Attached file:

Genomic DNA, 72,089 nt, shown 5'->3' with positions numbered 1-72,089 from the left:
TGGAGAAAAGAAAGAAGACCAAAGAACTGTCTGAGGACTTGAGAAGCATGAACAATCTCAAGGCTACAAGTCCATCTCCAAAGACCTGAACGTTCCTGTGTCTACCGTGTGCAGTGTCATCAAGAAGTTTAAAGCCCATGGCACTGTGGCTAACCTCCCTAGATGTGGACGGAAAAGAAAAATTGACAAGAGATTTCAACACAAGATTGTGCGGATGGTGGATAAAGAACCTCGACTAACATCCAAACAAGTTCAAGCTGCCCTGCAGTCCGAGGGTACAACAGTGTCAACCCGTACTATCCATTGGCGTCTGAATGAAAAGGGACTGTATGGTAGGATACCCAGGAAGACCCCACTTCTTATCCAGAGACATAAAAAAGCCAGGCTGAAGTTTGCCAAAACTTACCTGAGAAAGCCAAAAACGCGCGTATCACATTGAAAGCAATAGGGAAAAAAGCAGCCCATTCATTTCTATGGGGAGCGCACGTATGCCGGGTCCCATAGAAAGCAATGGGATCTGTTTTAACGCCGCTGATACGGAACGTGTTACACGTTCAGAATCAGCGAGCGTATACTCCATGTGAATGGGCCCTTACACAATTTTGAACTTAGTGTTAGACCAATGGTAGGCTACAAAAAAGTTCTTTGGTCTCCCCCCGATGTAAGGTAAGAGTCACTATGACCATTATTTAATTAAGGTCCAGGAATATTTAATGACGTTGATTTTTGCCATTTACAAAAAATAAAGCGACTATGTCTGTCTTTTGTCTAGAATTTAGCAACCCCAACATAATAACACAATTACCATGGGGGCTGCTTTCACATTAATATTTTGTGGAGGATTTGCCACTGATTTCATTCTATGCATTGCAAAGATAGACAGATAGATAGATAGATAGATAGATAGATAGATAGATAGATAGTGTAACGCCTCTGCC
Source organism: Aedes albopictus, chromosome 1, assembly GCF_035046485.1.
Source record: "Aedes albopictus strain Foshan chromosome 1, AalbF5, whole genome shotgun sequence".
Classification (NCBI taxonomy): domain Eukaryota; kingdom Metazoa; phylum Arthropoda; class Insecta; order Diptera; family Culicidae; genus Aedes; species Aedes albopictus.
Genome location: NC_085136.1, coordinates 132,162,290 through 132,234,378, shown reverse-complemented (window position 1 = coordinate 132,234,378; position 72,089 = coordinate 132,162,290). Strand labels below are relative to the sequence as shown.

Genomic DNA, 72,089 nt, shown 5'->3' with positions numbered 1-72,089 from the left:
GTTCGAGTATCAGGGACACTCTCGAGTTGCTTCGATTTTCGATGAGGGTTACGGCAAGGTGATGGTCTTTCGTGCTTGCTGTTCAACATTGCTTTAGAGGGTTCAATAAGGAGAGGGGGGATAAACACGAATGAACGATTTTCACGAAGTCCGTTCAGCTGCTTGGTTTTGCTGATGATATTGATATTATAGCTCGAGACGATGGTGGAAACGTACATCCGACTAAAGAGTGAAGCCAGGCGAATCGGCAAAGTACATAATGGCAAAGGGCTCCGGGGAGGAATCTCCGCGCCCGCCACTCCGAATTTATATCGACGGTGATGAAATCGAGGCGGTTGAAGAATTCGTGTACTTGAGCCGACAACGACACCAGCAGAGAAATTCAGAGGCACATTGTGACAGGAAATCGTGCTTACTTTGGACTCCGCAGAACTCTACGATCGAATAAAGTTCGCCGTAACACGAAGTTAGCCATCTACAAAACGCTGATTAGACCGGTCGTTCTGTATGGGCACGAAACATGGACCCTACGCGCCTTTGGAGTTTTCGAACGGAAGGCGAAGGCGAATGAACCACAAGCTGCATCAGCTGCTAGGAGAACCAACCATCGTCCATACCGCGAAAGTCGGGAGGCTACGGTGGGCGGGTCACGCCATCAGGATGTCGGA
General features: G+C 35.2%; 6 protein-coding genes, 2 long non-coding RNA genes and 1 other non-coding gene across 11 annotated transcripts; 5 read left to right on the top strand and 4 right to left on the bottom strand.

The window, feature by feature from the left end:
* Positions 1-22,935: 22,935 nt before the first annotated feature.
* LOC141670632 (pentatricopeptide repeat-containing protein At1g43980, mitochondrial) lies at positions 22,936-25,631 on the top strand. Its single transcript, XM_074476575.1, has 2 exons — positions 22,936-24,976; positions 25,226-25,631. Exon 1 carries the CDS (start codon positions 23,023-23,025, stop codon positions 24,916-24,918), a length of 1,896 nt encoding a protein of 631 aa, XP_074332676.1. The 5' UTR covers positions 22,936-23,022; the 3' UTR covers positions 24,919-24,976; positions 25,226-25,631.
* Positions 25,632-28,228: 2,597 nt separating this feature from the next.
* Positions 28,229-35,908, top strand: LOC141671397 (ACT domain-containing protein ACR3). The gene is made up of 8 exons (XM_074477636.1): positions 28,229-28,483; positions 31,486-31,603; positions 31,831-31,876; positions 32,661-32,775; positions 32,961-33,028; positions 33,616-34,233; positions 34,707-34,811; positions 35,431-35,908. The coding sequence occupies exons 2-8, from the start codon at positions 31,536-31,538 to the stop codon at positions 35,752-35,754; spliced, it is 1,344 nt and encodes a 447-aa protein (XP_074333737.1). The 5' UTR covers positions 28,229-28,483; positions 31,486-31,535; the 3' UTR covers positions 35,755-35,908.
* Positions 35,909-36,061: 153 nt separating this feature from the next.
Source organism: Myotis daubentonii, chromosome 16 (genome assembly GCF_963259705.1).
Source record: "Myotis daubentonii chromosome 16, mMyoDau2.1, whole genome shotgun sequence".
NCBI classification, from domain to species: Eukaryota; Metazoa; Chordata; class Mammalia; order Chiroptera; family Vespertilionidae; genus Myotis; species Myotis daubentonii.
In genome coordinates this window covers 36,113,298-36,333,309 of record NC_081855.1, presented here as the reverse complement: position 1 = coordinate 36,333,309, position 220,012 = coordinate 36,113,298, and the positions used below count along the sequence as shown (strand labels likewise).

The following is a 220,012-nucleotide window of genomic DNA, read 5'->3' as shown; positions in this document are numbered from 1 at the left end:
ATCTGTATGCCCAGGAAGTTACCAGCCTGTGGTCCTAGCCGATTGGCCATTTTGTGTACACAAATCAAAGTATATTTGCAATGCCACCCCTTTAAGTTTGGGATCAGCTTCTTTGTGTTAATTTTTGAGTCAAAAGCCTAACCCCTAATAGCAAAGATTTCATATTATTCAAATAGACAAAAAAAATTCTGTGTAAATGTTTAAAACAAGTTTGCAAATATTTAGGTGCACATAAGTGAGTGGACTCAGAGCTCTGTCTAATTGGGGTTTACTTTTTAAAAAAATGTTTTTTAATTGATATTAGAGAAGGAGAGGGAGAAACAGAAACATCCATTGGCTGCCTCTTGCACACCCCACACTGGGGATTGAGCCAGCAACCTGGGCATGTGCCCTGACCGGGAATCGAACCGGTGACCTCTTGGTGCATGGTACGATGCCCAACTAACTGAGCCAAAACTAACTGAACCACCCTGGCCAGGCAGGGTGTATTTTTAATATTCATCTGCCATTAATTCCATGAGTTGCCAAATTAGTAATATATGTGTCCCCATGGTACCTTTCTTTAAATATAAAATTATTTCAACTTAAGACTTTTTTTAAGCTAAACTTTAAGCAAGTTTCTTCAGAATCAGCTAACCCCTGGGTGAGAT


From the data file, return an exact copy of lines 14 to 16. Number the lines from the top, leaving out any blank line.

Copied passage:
* Positions 28,229-35,908, top strand: LOC141671397 (ACT domain-containing protein ACR3). The gene is made up of 8 exons (XM_074477636.1): positions 28,229-28,483; positions 31,486-31,603; positions 31,831-31,876; positions 32,661-32,775; positions 32,961-33,028; positions 33,616-34,233; positions 34,707-34,811; positions 35,431-35,908. The coding sequence occupies exons 2-8, from the start codon at positions 31,536-31,538 to the stop codon at positions 35,752-35,754; spliced, it is 1,344 nt and encodes a 447-aa protein (XP_074333737.1). The 5' UTR covers positions 28,229-28,483; positions 31,486-31,535; the 3' UTR covers positions 35,755-35,908.
* Positions 35,909-36,061: 153 nt separating this feature from the next.
Source organism: Myotis daubentonii, chromosome 16 (genome assembly GCF_963259705.1).